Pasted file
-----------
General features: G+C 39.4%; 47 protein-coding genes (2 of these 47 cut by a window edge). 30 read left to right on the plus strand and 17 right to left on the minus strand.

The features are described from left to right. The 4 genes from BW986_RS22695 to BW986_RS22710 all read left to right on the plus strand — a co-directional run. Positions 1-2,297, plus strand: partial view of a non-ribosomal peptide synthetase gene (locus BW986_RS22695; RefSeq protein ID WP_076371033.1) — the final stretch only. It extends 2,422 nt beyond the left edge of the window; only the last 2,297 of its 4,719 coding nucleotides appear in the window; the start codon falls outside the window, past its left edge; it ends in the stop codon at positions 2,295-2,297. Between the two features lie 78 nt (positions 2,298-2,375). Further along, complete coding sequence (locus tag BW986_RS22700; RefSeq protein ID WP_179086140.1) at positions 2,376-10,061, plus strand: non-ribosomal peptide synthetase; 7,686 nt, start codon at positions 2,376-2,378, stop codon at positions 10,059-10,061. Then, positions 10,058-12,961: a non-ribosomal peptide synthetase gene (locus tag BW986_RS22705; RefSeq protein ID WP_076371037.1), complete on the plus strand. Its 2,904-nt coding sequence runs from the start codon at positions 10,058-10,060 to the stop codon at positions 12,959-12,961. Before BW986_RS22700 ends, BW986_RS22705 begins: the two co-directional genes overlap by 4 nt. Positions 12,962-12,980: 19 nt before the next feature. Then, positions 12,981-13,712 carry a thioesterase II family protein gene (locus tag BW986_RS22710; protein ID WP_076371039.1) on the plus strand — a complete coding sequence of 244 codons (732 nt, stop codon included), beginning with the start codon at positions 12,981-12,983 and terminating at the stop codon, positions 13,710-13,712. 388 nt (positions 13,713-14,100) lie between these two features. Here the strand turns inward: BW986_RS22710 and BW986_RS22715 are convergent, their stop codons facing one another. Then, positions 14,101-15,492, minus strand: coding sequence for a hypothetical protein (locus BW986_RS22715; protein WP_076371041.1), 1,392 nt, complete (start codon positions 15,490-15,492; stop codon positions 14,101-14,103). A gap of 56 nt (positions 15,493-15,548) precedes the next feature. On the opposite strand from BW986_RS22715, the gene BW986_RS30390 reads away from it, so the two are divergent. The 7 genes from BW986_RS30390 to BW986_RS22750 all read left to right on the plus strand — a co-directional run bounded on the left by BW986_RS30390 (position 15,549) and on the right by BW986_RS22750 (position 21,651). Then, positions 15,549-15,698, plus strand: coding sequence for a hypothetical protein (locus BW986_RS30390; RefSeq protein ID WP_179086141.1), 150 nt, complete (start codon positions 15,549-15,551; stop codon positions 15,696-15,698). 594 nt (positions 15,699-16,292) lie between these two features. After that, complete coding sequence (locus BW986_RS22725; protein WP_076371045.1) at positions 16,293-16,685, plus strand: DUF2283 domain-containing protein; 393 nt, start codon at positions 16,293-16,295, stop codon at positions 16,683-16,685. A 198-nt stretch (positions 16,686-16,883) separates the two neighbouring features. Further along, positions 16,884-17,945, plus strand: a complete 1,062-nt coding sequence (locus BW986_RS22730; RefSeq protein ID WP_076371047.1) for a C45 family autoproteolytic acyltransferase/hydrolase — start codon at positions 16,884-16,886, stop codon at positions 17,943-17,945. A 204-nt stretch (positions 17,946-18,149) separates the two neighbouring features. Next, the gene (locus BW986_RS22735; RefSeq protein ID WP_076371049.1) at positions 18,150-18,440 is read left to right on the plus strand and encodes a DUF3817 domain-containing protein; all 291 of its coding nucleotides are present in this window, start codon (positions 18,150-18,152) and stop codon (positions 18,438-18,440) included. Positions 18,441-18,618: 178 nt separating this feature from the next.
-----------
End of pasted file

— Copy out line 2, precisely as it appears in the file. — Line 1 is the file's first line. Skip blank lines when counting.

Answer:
The features are described from left to right. The 4 genes from BW986_RS22695 to BW986_RS22710 all read left to right on the plus strand — a co-directional run. Positions 1-2,297, plus strand: partial view of a non-ribosomal peptide synthetase gene (locus BW986_RS22695; RefSeq protein ID WP_076371033.1) — the final stretch only. It extends 2,422 nt beyond the left edge of the window; only the last 2,297 of its 4,719 coding nucleotides appear in the window; the start codon falls outside the window, past its left edge; it ends in the stop codon at positions 2,295-2,297. Between the two features lie 78 nt (positions 2,298-2,375). Further along, complete coding sequence (locus tag BW986_RS22700; RefSeq protein ID WP_179086140.1) at positions 2,376-10,061, plus strand: non-ribosomal peptide synthetase; 7,686 nt, start codon at positions 2,376-2,378, stop codon at positions 10,059-10,061. Then, positions 10,058-12,961: a non-ribosomal peptide synthetase gene (locus tag BW986_RS22705; RefSeq protein ID WP_076371037.1), complete on the plus strand. Its 2,904-nt coding sequence runs from the start codon at positions 10,058-10,060 to the stop codon at positions 12,959-12,961. Before BW986_RS22700 ends, BW986_RS22705 begins: the two co-directional genes overlap by 4 nt. Positions 12,962-12,980: 19 nt before the next feature. Then, positions 12,981-13,712 carry a thioesterase II family protein gene (locus tag BW986_RS22710; protein ID WP_076371039.1) on the plus strand — a complete coding sequence of 244 codons (732 nt, stop codon included), beginning with the start codon at positions 12,981-12,983 and terminating at the stop codon, positions 13,710-13,712. 388 nt (positions 13,713-14,100) lie between these two features. Here the strand turns inward: BW986_RS22710 and BW986_RS22715 are convergent, their stop codons facing one another. Then, positions 14,101-15,492, minus strand: coding sequence for a hypothetical protein (locus BW986_RS22715; protein WP_076371041.1), 1,392 nt, complete (start codon positions 15,490-15,492; stop codon positions 14,101-14,103). A gap of 56 nt (positions 15,493-15,548) precedes the next feature. On the opposite strand from BW986_RS22715, the gene BW986_RS30390 reads away from it, so the two are divergent. The 7 genes from BW986_RS30390 to BW986_RS22750 all read left to right on the plus strand — a co-directional run bounded on the left by BW986_RS30390 (position 15,549) and on the right by BW986_RS22750 (position 21,651). Then, positions 15,549-15,698, plus strand: coding sequence for a hypothetical protein (locus BW986_RS30390; RefSeq protein ID WP_179086141.1), 150 nt, complete (start codon positions 15,549-15,551; stop codon positions 15,696-15,698). 594 nt (positions 15,699-16,292) lie between these two features. After that, complete coding sequence (locus BW986_RS22725; protein WP_076371045.1) at positions 16,293-16,685, plus strand: DUF2283 domain-containing protein; 393 nt, start codon at positions 16,293-16,295, stop codon at positions 16,683-16,685. A 198-nt stretch (positions 16,686-16,883) separates the two neighbouring features. Further along, positions 16,884-17,945, plus strand: a complete 1,062-nt coding sequence (locus BW986_RS22730; RefSeq protein ID WP_076371047.1) for a C45 family autoproteolytic acyltransferase/hydrolase — start codon at positions 16,884-16,886, stop codon at positions 17,943-17,945. A 204-nt stretch (positions 17,946-18,149) separates the two neighbouring features. Next, the gene (locus BW986_RS22735; RefSeq protein ID WP_076371049.1) at positions 18,150-18,440 is read left to right on the plus strand and encodes a DUF3817 domain-containing protein; all 291 of its coding nucleotides are present in this window, start codon (positions 18,150-18,152) and stop codon (positions 18,438-18,440) included. Positions 18,441-18,618: 178 nt separating this feature from the next.